Actors highlight FDR, Eleanor’s relationship

Published 6:42 am Monday, October 27, 2008

By By TED STRONG Staff Writer
Franklin Delano Roosevelt and his wife, Eleanor, had an enduring, if not always close, marriage, said actor William Wills.
Wills, and his wife, Sue, dressed as the famous couple in a show for members of the Friends of Brown Library at Beaufort County Community College’s campus Sunday.
The two told the story of the longest-serving president of the United States and his wife as a retrospective conversation.
The couple traced Roosevelt’s path from New York to the White House, and the ups and downs of his relationship with his wife during those years.
The presentation even included Roosevelt’s own voice, when an excerpt was played of his famous speech after Pearl Harbor was bombed.
The speech is famous because it effectively signaled the U.S.’s entry into World War II, and because Roosevelt called the day Pearl Harbor was bombed, Dec. 7, 1941, “a date which will live in infamy.”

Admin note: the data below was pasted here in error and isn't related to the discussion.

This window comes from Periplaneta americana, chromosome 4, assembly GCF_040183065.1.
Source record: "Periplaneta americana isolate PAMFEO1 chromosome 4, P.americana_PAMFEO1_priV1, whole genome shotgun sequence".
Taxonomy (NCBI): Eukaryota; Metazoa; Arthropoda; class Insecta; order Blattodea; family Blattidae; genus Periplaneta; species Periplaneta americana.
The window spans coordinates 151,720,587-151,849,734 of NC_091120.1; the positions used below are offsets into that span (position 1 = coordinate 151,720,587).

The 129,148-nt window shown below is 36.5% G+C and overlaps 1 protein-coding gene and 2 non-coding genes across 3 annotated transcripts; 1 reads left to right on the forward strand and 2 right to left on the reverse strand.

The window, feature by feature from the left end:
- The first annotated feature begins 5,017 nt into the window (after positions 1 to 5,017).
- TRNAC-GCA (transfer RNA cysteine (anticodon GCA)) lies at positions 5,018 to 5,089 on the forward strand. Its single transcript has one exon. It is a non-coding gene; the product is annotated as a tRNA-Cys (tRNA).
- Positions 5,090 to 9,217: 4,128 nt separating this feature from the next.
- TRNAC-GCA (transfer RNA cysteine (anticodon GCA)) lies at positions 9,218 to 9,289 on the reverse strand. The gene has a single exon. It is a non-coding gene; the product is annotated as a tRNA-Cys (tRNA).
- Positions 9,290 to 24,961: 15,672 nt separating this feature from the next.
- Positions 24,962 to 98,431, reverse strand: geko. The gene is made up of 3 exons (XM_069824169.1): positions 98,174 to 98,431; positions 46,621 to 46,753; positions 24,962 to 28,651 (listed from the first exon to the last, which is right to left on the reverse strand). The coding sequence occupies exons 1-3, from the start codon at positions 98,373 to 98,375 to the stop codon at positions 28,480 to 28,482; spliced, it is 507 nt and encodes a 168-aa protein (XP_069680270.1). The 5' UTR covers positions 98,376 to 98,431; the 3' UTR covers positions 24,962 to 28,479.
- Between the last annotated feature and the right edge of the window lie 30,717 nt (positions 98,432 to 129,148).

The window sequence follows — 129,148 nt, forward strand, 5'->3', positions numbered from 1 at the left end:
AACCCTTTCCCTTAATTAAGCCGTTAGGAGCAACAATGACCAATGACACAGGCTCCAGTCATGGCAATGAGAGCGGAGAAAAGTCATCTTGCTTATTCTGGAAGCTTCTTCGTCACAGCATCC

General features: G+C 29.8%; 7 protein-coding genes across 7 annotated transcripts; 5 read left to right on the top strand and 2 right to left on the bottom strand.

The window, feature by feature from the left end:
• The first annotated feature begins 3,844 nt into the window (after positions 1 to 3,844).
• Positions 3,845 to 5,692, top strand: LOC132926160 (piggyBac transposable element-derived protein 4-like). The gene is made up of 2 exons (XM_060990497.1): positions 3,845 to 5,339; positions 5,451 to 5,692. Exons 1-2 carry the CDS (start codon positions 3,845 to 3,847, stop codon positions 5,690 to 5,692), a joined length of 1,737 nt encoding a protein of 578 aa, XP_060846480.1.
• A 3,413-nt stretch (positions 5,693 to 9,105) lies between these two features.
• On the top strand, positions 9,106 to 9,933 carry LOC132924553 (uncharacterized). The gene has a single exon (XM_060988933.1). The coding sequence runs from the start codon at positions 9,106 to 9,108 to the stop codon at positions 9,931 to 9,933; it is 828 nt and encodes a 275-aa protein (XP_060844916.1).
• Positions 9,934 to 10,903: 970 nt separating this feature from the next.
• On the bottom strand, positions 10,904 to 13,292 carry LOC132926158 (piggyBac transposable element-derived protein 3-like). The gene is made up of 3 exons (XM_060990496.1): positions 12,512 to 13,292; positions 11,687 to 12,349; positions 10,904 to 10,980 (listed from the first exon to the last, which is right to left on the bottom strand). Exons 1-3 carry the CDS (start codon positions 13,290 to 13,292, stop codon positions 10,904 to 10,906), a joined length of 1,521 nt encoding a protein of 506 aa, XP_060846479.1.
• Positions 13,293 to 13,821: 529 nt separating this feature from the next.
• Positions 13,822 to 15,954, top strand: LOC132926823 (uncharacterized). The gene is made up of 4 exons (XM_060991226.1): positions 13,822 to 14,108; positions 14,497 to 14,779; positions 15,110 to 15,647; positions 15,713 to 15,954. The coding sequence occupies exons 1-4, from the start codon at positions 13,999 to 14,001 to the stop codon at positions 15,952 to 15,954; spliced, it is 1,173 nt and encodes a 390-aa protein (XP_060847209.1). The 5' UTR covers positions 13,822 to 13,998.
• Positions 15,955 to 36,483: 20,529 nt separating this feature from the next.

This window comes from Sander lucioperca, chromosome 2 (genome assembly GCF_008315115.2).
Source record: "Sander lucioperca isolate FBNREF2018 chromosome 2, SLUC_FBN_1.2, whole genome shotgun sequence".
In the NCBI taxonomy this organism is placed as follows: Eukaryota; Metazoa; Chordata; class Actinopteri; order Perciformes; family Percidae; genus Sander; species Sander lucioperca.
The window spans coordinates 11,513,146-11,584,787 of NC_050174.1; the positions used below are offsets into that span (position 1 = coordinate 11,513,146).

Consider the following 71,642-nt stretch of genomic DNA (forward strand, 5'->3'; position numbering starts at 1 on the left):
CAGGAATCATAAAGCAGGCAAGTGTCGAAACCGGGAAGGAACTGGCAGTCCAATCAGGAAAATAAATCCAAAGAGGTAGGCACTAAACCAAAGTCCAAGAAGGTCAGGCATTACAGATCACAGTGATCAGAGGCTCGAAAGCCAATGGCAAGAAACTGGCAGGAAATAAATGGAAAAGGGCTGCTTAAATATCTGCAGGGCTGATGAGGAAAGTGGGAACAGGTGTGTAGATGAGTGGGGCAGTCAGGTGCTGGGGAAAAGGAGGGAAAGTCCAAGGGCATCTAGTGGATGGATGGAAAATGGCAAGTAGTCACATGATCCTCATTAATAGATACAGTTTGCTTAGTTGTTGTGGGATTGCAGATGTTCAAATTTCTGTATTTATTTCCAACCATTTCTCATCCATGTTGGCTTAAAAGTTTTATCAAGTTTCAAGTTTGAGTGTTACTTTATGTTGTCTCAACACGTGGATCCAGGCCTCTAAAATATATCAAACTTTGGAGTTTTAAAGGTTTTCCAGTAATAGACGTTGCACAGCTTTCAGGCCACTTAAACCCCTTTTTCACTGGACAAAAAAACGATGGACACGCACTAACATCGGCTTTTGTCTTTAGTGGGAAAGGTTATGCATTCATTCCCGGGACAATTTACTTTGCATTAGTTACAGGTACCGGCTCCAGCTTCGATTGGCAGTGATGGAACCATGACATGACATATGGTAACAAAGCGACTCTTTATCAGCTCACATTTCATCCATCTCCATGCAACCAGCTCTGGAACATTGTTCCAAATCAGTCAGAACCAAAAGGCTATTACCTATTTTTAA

William Wills matched Roosevelt’s inflection, syllable for syllable, taking over and finishing a short portion of the speech as the tape cut out.
Encinias said the duo were hard to book at first but are now a Friends favorite.
The couple play about 325 dates, mostly up and down the East Coast and into the upper Midwest, William Wills said.
After the presentation, William Wills recommended that those interesting in learning more about the Roosevelts consider starting with one of Eleanor Roosevelt’s own books, Joseph Lash’s Pulitzer Prize-winning “Eleanor and Franklin” or “No Ordinary Time by Doris Kearns Goodwin.
Encinias said the library houses a collection of more than a dozen impersonations the couple does of various first couples.
And William Wills urged the audience to learn from the Roosevelts’ lives as yet another presidential election approaches.
He said, “Maybe it might not be a bad idea to rely on prayer like Franklin and Eleanor did.”